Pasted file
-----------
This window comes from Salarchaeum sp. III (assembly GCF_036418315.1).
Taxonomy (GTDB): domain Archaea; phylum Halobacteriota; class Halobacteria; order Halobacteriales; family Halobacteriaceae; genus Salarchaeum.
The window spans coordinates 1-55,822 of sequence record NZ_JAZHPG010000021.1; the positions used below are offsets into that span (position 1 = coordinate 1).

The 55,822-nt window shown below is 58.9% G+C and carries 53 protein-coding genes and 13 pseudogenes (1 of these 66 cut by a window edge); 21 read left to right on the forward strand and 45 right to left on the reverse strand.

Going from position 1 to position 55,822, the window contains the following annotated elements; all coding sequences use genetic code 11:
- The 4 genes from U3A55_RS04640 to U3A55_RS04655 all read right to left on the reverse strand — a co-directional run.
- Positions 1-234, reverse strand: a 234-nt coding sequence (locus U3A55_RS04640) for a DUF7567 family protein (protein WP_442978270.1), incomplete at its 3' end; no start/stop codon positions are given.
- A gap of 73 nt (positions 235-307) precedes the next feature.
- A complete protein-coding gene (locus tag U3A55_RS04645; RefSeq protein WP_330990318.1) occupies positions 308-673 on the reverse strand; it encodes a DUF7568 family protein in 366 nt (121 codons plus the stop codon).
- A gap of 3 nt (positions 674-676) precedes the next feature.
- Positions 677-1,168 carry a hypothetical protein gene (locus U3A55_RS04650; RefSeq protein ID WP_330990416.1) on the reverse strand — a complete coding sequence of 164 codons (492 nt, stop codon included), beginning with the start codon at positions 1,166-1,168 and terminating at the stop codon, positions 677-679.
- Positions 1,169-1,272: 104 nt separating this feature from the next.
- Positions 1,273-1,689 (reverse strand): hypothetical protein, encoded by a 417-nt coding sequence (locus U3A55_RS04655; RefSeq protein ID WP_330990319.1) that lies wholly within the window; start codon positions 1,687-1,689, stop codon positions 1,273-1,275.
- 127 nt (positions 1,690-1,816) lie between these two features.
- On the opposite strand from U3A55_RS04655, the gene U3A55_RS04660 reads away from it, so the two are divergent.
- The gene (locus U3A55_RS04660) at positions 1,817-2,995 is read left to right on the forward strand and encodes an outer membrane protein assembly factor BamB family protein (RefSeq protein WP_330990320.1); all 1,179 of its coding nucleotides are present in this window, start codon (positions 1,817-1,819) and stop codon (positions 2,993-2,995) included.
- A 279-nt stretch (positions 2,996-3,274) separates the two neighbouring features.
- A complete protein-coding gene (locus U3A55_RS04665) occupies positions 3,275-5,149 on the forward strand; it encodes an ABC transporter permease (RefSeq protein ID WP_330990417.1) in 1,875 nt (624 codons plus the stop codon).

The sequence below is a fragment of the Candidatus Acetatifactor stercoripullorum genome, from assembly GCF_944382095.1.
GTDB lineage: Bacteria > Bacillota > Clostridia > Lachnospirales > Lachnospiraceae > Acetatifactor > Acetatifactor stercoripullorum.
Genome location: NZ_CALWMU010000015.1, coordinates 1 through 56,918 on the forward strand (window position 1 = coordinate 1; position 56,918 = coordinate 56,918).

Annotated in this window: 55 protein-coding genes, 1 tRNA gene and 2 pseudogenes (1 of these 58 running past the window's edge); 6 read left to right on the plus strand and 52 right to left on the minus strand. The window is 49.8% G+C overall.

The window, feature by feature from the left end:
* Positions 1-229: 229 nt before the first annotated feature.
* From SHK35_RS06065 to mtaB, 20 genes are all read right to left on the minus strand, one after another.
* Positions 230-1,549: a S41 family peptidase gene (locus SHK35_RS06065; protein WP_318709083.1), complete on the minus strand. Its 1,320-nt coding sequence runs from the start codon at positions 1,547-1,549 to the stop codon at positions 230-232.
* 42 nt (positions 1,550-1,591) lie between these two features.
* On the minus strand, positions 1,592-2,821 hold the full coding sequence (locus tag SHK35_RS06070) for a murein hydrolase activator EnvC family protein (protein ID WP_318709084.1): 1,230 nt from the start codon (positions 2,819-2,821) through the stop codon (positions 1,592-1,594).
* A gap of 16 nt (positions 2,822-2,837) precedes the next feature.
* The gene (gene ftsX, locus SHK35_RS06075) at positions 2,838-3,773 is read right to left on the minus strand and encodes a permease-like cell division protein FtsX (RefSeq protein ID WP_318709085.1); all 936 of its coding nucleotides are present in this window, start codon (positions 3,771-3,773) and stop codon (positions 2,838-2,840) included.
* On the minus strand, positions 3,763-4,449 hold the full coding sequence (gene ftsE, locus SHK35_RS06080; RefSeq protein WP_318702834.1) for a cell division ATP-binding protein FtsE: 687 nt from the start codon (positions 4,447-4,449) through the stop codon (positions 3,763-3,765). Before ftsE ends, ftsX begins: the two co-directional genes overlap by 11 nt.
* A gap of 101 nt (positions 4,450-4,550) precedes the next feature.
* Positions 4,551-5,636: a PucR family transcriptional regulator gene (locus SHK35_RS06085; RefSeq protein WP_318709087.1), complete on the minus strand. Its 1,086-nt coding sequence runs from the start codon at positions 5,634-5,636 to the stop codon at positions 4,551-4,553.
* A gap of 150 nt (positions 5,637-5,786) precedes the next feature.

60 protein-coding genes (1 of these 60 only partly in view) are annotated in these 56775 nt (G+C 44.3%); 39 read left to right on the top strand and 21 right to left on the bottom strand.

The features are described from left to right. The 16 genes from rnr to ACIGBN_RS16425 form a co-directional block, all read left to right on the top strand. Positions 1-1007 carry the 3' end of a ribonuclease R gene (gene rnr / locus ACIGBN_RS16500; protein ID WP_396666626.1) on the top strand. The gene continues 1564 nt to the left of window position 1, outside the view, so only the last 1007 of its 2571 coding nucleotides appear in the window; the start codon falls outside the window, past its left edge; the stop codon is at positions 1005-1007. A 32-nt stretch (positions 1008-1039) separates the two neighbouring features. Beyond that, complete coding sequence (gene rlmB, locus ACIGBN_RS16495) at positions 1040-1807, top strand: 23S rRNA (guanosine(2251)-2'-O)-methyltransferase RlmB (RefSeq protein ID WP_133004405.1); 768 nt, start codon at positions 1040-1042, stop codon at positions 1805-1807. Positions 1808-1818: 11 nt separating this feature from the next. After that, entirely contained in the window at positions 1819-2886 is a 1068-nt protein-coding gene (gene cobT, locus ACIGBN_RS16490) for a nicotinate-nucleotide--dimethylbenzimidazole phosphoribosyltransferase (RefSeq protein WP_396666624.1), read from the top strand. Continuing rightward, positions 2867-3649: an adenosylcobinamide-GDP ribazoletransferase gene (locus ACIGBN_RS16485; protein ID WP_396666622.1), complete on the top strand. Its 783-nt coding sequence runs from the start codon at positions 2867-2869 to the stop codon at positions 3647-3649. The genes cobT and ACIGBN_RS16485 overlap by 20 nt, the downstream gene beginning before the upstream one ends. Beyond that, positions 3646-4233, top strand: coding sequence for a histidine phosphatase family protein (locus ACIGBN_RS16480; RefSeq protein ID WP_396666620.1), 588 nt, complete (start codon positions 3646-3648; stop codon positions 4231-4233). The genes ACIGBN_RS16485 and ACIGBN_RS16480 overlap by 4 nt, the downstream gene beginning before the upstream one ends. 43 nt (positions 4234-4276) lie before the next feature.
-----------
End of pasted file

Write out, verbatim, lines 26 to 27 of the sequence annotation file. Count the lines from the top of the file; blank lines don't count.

* Positions 230-1,549: a S41 family peptidase gene (locus SHK35_RS06065; protein WP_318709083.1), complete on the minus strand. Its 1,320-nt coding sequence runs from the start codon at positions 1,547-1,549 to the stop codon at positions 230-232.
* 42 nt (positions 1,550-1,591) lie between these two features.